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Winchelsea in East Sussex

Winchelsea is a historic ancient town which stands two miles west of the town of Rye. It was founded in 1288 as a port town to replace Old Winchelsea, which was overwhlemed by the sea during the 13th century, and is a splendid example of a medieval planned town, with a grid pattern of streets.

Winchelsea, along with Rye, was one of the 'Ancient Towns' who joined the Cinque Port Confederation in the 12th century. During the Hundred Years War, the town was attacked by the French and Spanish, but its demise came with the gradual silting of its harbour. Winchelsea was still fairly prosperous in 1500 but by 1560, it had dwindled to a "settlement" of 60 households.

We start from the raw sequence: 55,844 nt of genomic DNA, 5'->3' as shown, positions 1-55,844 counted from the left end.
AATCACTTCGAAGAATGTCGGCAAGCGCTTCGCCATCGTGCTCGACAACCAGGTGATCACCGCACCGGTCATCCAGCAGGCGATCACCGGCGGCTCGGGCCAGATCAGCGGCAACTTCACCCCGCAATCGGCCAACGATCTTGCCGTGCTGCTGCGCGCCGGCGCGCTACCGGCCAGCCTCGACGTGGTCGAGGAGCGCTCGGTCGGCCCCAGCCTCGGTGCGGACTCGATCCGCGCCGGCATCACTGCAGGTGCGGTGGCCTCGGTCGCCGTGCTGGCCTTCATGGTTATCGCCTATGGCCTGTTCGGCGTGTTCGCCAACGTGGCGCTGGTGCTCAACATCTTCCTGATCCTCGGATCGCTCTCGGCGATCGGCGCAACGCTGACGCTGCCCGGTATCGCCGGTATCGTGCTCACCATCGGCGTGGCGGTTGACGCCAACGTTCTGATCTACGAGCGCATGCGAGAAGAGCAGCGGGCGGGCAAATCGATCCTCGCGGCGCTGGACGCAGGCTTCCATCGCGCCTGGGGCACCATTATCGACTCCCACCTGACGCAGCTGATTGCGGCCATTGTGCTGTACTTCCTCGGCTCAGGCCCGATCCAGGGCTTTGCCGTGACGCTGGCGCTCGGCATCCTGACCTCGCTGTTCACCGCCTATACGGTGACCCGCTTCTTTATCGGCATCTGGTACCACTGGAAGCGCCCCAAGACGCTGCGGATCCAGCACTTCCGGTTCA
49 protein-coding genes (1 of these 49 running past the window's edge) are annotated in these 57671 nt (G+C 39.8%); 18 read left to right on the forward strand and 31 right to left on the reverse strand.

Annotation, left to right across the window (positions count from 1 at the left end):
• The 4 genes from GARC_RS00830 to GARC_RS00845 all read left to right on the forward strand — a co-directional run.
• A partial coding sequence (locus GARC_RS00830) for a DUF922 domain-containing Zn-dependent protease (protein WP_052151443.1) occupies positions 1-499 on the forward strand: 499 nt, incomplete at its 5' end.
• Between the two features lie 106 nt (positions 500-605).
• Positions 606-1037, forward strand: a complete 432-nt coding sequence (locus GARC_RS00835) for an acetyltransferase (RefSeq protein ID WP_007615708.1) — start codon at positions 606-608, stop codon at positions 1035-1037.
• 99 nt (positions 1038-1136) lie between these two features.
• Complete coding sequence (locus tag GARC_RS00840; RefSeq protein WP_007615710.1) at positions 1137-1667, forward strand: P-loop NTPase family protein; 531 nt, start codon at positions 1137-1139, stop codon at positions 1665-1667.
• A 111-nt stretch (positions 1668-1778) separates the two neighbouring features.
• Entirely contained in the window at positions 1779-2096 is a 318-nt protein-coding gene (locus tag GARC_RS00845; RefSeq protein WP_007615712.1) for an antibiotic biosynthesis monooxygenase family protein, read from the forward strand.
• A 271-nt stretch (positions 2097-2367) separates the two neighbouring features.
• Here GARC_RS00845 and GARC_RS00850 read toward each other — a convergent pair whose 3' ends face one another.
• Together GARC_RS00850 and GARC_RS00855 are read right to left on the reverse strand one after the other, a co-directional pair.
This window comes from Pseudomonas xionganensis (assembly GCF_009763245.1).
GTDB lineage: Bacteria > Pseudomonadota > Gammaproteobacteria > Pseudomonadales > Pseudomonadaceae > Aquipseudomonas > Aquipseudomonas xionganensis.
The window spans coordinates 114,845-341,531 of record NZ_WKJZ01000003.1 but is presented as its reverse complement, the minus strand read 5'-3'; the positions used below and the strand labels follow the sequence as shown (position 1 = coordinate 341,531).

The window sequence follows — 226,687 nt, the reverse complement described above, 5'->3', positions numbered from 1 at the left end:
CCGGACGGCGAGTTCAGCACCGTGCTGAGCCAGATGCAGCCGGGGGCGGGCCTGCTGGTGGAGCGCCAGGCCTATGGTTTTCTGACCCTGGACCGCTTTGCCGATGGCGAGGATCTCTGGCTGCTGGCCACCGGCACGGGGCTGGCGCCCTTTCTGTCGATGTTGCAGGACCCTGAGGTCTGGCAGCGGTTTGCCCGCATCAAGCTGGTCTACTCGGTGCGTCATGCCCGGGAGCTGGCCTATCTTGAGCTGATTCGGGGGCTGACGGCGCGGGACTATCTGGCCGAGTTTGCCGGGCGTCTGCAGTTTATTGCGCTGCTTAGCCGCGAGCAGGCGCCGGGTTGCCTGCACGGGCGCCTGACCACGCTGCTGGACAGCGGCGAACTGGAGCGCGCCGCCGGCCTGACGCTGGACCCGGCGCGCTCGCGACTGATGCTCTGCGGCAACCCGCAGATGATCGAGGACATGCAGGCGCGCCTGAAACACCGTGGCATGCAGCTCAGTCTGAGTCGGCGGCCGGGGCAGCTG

One of the founders of the Methodist Church, John Wesley, preached his last outdoor sermon in the town on the 7th October 1790, when he was aged 87.

Today, Winchelsea is an unspoilt small town of much character, well worth exploring, with delightful walks and fine views towards the coast. There is a pub and a motel, both providing accommodation and serving lunchtime and evening meals, and a small coffee shop. Visitors may be interested in the surviving town gates, the medieval Church of St Thomas and a small museum which is open daily during the summer months. In the churchyard is the grave of much-loved comedian Spike Milligan.

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